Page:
Videos have gained a lot of terrain lately, whether they are meant for learning or entertainment. High-speed Internet, accessible-priced smart-phones and all the amazing free apps that can turn anyone into a director/producer have all lead to an explosion of video content everywhere.
The young generation is a very visual one, keen on screens, animations and overall engaging or fun stuff to watch. With Millennials becoming the majority of the modern workforce, L&D specialists have had to adjust learning programs to their unique needs and preferences so videos are today an integral part of both classroom and e-learning training units.
Yet as great as videos are for information retention and skill development, there is one small addition that can greatly improve these areas: using captions.
The benefits of using captions in your training videos
So here are some advantages that the use of captions in training videos brings to the table:
Captions increase inclusivity
First of all, it is important to keep in mind that training programs are supposed to be inclusive and that means taking into account the fact that some of the users might suffer from certain disabilities. One example would be hearing impairment. For people with this condition, captions are a must.
But apart from that, studies show that that the use of same language subtitles has a positive impact on all viewers. As far back as 2009, Greg McCall and Carmen Graig conducted a study — a randomized controlled trial to examine the impacts of Same-Language-Subtitling (SLS), another word for captioning, on the reading comprehension skills of secondary school students in Kaneohe, Hawaii. The researchers randomly assigned 198 secondary school students with learning disabilities (ages 14 to 19) to either special education classrooms using the SLS intervention or comparison classrooms (special or general education). The study found that students in the SLS intervention condition scored significantly higher than students in the comparison condition on the reading comprehension achievement post-tests.
Captions increase focus
As mentioned before, closed captions are not only beneficial to those who have special needs but to all. Indeed video content is at the same time dynamic and engaging but focus is easily lost when one has to follow both images and dialog.
Research around how people use closed captioning with e-learning videos or TV-watching actually demonstrates that the main reasons people use captions have nothing to do with hearing disabilities. A 2006 UK study of television viewers found that 80 percent of the TV viewers who regularly used captioning had no hearing impairment. Results showed that 7.5 million people in the UK (18% of the population) used closed captions: of that 7.5 million, only 1.5 million were deaf or hard of hearing. The rest declared to researchers that the captions helped them focus on and better understand the shows they were watching.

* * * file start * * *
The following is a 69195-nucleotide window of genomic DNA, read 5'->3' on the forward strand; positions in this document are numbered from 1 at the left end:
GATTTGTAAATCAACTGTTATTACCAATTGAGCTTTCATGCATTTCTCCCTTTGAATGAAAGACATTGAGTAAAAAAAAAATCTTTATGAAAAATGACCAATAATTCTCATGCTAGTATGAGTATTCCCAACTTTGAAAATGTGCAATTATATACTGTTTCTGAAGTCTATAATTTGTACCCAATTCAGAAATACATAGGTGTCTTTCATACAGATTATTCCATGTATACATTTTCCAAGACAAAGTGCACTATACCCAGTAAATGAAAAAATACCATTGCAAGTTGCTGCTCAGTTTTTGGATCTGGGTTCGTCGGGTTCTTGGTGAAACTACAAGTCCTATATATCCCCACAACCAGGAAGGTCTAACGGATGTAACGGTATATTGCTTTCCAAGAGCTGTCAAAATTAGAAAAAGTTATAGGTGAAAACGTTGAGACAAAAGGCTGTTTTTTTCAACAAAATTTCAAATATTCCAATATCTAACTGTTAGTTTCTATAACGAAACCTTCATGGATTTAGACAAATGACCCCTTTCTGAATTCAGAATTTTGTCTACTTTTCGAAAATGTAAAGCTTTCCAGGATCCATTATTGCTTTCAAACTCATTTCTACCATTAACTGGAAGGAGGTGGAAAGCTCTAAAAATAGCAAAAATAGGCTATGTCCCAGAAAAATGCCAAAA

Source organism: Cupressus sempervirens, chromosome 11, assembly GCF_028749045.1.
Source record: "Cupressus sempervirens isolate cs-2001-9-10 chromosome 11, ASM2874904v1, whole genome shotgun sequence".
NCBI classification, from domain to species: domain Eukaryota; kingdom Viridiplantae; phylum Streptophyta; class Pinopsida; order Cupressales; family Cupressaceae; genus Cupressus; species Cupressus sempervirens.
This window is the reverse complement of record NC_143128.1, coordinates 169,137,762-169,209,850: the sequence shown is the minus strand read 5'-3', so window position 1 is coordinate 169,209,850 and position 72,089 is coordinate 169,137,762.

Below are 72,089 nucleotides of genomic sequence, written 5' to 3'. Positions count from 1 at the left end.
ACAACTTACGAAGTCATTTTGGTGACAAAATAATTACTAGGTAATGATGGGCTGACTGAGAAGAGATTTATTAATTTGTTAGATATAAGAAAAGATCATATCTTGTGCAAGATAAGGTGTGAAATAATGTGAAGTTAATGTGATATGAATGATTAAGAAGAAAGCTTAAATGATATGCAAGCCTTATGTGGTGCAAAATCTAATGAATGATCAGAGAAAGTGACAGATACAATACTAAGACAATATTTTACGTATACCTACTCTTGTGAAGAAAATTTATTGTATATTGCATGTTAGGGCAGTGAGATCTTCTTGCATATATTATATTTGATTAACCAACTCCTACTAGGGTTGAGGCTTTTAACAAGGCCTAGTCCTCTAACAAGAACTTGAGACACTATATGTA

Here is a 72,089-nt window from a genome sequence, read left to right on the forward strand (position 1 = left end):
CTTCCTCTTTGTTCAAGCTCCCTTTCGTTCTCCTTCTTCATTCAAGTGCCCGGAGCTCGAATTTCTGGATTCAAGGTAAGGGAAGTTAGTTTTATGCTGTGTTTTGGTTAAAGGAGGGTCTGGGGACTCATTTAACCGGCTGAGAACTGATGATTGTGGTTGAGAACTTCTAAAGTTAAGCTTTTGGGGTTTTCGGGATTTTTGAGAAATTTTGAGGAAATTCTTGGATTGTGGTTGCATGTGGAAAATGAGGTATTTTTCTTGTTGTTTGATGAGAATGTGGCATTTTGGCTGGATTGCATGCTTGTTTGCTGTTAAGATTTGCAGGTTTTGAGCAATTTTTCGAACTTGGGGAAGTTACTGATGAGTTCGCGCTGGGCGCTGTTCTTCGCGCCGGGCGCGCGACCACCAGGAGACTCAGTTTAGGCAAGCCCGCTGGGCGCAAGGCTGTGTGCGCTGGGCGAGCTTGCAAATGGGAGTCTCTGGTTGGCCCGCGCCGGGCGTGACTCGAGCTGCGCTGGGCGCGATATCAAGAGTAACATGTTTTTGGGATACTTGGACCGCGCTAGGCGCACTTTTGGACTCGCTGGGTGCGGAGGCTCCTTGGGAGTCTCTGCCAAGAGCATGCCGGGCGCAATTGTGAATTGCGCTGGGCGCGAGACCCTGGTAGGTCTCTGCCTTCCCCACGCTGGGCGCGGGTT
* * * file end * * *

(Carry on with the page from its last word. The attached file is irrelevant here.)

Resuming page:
If that is the case with programs chosen for entertainment, it’s clear that when we consider video content for learning purpose it is even more important to ensure not only accessibility but facilitate better understanding and information retention.
Captions help those that have a different native language
Another important aspect to be considered by L&D specialists is that with businesses going global and offices no longer being geographically confined to a specific area, a big chunk of employees will not be native English speakers. Regardless of how well they master the language, odds are that they will still miss some of the nuances, idioms or words that come from various dialects.
There is a very old Latin proverb that says “verba volant, scripta manent” – spoken words fly away, written words actually stay. With captions it’s a lot easier to ‘catch’ phrases and words in their correct form and search for their real meaning so no part of the content is lost.
This not only improves the viewer’s command of the language but also ensures better understanding of what is being taught in those modules by making it clearer and more easily followed. It’s important to note that one important learning style is the verbal one in which both the spoken and written word is paramount.
To sum up
So just to sum up, here are some of the benefits of using closed captions in videos:
- The content becomes accessible to all users making it more inclusive;
- Video that contains full names, brand names, or technical terminology provides clarity for the viewer;
- Closed captions help maintain concentration, which can provide a better experience for viewers with learning disabilities or attention deficits;
- Online videos with subtitles get higher user engagement and a more enjoyable user experience;
- Captions allow viewers to watch videos in sound-sensitive environments, like offices and libraries;
- Closed captions help with comprehension of dialog that is spoken very quickly, with accents, mumbling, or background noise;
- Viewers who know English as a second language benefit from closed captions, because they make it easier to follow along with the speech.